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Nation and world briefs

U.S.

Catholic school enrollment increased this school year, NCEA report says

WASHINGTON — Catholic school enrollment increased for the first time in two decades this school year, according to a preliminary report released by the National Catholic Educational Association Feb. 14. The enrollment increase was from Catholic elementary schools and grew overall by 5.8% — primarily due to the sharp rise in the number of prekindergarten students. Catholic secondary schools’ enrollment went down by 0.4% this year. Highlights of the annual report, which will be issued in March, showed an enrollment increase of 62,000 students, or a 3.8% jump. The increase does not put Catholic school numbers back to their pre-pandemic levels, though. Right now, Catholic school enrollment is 2.8% lower than it was in 2019-2020. The brief report credited the enrollment bump this year to Catholic schools’ “dedication in safely opening classrooms and supporting their communities’ needs,” but it also stressed this trend must continue.

Milwaukee priest named associate general secretary of USCCB

WASHINGTON — Father Paul Hartmann, a priest of the Archdiocese of Milwaukee, has been appointed associate general secretary of the U.S. Conference of Catholic Bishops, effective in May. In the post, he will serve as administrator of the USCCB’s pastoral offices and a member of the executive staff. His appointment, announced Feb. 10, was made after consultation with the USCCB’s Executive Committee and with the permission of Archbishop Jerome E. Listecki of Milwaukee, according to a news release. Ordained to the priesthood in 1994, the priest has served as judicial vicar for the metropolitan tribunal in Milwaukee since 2003, along with assignments as pastor of various parishes and as president of Catholic Memorial High School, his alma mater, from 2007 to 2018.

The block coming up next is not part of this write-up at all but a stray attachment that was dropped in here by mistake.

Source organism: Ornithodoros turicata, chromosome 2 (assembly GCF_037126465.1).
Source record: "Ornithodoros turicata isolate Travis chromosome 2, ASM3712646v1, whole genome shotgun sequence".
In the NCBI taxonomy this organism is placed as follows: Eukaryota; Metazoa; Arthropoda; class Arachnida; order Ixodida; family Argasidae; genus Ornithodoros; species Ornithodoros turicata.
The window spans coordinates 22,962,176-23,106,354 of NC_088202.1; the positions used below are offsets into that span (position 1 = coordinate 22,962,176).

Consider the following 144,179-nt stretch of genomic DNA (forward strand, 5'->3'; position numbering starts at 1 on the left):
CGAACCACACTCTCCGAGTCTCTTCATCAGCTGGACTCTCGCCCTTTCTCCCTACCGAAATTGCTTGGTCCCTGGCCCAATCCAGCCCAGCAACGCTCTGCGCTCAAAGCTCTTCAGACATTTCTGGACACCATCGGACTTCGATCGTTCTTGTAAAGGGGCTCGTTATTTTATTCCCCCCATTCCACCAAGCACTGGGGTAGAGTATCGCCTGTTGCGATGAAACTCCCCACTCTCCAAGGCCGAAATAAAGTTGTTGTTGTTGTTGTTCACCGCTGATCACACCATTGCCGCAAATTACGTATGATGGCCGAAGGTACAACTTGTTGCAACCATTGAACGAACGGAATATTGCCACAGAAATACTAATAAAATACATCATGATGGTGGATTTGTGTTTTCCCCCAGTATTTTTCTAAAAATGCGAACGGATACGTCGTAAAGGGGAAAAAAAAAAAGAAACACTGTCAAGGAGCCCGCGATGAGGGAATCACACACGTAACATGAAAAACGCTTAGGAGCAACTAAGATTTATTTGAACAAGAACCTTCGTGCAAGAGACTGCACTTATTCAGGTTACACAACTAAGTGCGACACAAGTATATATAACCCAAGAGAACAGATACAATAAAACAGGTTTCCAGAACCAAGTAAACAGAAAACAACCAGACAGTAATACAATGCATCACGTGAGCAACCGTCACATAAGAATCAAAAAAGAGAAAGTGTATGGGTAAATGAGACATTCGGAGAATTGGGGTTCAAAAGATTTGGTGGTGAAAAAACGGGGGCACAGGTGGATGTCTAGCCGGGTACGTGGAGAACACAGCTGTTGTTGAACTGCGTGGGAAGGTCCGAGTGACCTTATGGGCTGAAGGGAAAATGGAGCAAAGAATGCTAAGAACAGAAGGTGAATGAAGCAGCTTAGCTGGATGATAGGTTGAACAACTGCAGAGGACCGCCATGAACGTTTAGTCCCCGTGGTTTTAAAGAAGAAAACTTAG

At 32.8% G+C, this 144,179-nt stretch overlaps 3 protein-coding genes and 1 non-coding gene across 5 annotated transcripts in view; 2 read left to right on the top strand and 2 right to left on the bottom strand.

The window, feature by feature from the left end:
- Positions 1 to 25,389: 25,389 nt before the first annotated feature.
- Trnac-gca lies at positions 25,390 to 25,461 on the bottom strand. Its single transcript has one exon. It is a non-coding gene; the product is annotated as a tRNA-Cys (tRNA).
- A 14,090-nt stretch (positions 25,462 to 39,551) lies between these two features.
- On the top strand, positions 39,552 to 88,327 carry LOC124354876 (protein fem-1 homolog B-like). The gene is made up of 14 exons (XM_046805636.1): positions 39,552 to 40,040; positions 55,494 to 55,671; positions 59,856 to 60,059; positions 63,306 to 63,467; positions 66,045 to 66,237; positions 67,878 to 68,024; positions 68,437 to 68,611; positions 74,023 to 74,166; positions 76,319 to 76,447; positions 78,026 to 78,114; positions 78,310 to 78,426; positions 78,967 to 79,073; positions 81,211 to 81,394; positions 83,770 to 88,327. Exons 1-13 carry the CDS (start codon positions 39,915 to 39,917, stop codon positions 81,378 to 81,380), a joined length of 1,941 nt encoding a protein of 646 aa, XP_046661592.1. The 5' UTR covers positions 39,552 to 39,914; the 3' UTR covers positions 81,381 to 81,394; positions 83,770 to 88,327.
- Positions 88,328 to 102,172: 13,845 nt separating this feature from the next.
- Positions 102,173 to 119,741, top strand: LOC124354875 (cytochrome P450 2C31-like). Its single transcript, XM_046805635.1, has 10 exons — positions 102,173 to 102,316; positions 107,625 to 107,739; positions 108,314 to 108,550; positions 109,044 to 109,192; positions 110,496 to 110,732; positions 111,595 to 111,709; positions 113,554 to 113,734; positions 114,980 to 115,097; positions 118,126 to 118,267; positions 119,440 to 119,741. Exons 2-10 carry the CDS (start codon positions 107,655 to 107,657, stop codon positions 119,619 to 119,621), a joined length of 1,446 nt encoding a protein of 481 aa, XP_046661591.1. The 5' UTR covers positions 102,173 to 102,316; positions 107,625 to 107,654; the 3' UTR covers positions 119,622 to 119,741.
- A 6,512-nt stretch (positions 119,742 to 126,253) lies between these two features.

Pope Francis accepts resignation of Los Angeles Auxiliary Bishop Clark

WASHINGTON — Pope Francis has accepted the resignation of Auxiliary Bishop Edward W. Clark of Los Angeles, who is 75, the age at which canon law requires bishops to turn in their resignation to the pope. Bishop Clark was appointed an auxiliary bishop by St. John Paul II in January 2001, and he was ordained to the episcopacy by Cardinal Roger M. Mahony of Los Angeles in March 2001. He was assigned to Our Lady of the Angels Pastoral Region, where he currently serves. He has served the Los Angeles Archdiocese for almost 50 years. A native of Minneapolis, he was ordained a priest of the archdiocese in 1972. His resignation was announced in Washington Feb. 15 by Archbishop Christophe Pierre, apostolic nuncio.

WORLD

Cdl. Bo appeals to Mary to protect Myanmar

YANGON, Myanmar — Cardinal Charles Bo of Yangon has sought the intercession of Mary for protection, healing and mercy for conflict-torn Myanmar, which has been in turmoil since the February 2021 military coup. “Our Lady becomes the mother of all people, of all races and all religions. The whole (of) Myanmar came here for healing and celebrating,” Cardinal Bo said in a homily at the National Marian Shrine of Nyaunglebin Feb. 11, feast of Our Lady of Lourdes. “But this year we have come here as a wounded nation, a wounded people.” Ucanews.com reported that since 1902, thousands of Catholics, Hindus and Buddhists from across the Southeast Asian country have participated yearly in the Lourdes feast at the shrine, but this year the novena and celebrations were held online due to the coronavirus and political instability.